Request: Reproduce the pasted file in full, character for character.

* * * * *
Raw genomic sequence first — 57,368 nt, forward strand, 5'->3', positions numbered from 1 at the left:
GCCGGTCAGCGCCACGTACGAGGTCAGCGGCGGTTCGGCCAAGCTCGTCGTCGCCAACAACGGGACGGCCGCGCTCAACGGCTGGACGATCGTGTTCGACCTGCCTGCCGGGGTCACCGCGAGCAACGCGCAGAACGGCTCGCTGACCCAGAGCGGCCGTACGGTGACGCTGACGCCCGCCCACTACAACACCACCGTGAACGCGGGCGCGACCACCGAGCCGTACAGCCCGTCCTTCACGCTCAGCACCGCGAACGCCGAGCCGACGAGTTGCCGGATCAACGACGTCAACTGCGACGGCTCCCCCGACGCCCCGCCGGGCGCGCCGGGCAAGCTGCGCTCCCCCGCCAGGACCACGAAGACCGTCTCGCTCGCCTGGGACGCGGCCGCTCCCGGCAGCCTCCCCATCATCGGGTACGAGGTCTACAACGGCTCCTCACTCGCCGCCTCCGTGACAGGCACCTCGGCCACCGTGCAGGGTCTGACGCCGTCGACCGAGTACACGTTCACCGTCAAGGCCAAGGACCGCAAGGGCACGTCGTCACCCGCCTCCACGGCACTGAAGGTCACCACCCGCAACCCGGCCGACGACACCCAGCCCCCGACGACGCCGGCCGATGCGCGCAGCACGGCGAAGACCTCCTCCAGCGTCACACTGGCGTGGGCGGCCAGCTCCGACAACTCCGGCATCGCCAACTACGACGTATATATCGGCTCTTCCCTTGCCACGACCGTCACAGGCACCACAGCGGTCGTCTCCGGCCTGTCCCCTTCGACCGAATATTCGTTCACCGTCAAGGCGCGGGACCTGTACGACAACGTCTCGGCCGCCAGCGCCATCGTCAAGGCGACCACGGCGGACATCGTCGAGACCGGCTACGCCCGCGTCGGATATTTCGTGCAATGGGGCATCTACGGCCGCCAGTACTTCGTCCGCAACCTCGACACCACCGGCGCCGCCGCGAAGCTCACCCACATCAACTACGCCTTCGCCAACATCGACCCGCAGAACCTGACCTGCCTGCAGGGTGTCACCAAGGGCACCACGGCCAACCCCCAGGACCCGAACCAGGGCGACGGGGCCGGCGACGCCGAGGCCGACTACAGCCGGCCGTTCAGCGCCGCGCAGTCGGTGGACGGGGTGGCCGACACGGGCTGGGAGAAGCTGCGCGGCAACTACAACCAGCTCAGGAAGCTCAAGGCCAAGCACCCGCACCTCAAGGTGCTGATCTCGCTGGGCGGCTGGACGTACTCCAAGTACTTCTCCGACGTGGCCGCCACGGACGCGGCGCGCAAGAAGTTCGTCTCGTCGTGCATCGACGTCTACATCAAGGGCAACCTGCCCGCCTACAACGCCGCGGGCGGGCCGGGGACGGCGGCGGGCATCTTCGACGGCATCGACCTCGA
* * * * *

Raw genomic sequence first — 57,368 nt, forward strand, 5'->3', positions numbered from 1 at the left:
GCCGGTCAGCGCCACGTACGAGGTCAGCGGCGGTTCGGCCAAGCTCGTCGTCGCCAACAACGGGACGGCCGCGCTCAACGGCTGGACGATCGTGTTCGACCTGCCTGCCGGGGTCACCGCGAGCAACGCGCAGAACGGCTCGCTGACCCAGAGCGGCCGTACGGTGACGCTGACGCCCGCCCACTACAACACCACCGTGAACGCGGGCGCGACCACCGAGCCGTACAGCCCGTCCTTCACGCTCAGCACCGCGAACGCCGAGCCGACGAGTTGCCGGATCAACGACGTCAACTGCGACGGCTCCCCCGACGCCCCGCCGGGCGCGCCGGGCAAGCTGCGCTCCCCCGCCAGGACCACGAAGACCGTCTCGCTCGCCTGGGACGCGGCCGCTCCCGGCAGCCTCCCCATCATCGGGTACGAGGTCTACAACGGCTCCTCACTCGCCGCCTCCGTGACAGGCACCTCGGCCACCGTGCAGGGTCTGACGCCGTCGACCGAGTACACGTTCACCGTCAAGGCCAAGGACCGCAAGGGCACGTCGTCACCCGCCTCCACGGCACTGAAGGTCACCACCCGCAACCCGGCCGACGACACCCAGCCCCCGACGACGCCGGCCGATGCGCGCAGCACGGCGAAGACCTCCTCCAGCGTCACACTGGCGTGGGCGGCCAGCTCCGACAACTCCGGCATCGCCAACTACGACGTATATATCGGCTCTTCCCTTGCCACGACCGTCACAGGCACCACAGCGGTCGTCTCCGGCCTGTCCCCTTCGACCGAATATTCGTTCACCGTCAAGGCGCGGGACCTGTACGACAACGTCTCGGCCGCCAGCGCCATCGTCAAGGCGACCACGGCGGACATCGTCGAGACCGGCTACGCCCGCGTCGGATATTTCGTGCAATGGGGCATCTACGGCCGCCAGTACTTCGTCCGCAACCTCGACACCACCGGCGCCGCCGCGAAGCTCACCCACATCAACTACGCCTTCGCCAACATCGACCCGCAGAACCTGACCTGCCTGCAGGGTGTCACCAAGGGCACCACGGCCAACCCCCAGGACCCGAACCAGGGCGACGGGGCCGGCGACGCCGAGGCCGACTACAGCCGGCCGTTCAGCGCCGCGCAGTCGGTGGACGGGGTGGCCGACACGGGCTGGGAGAAGCTGCGCGGCAACTACAACCAGCTCAGGAAGCTCAAGGCCAAGCACCCGCACCTCAAGGTGCTGATCTCGCTGGGCGGCTGGACGTACTCCAAGTACTTCTCCGACGTGGCCGCCACGGACGCGGCGCGCAAGAAGTTCGTCTCGTCGTGCATCGACGTCTACATCAAGGGCAACCTGCCCGCCTACAACGCCGCGGGCGGGCCGGGGACGGCGGCGGGCATCTTCGACGGCATCGACCTCGA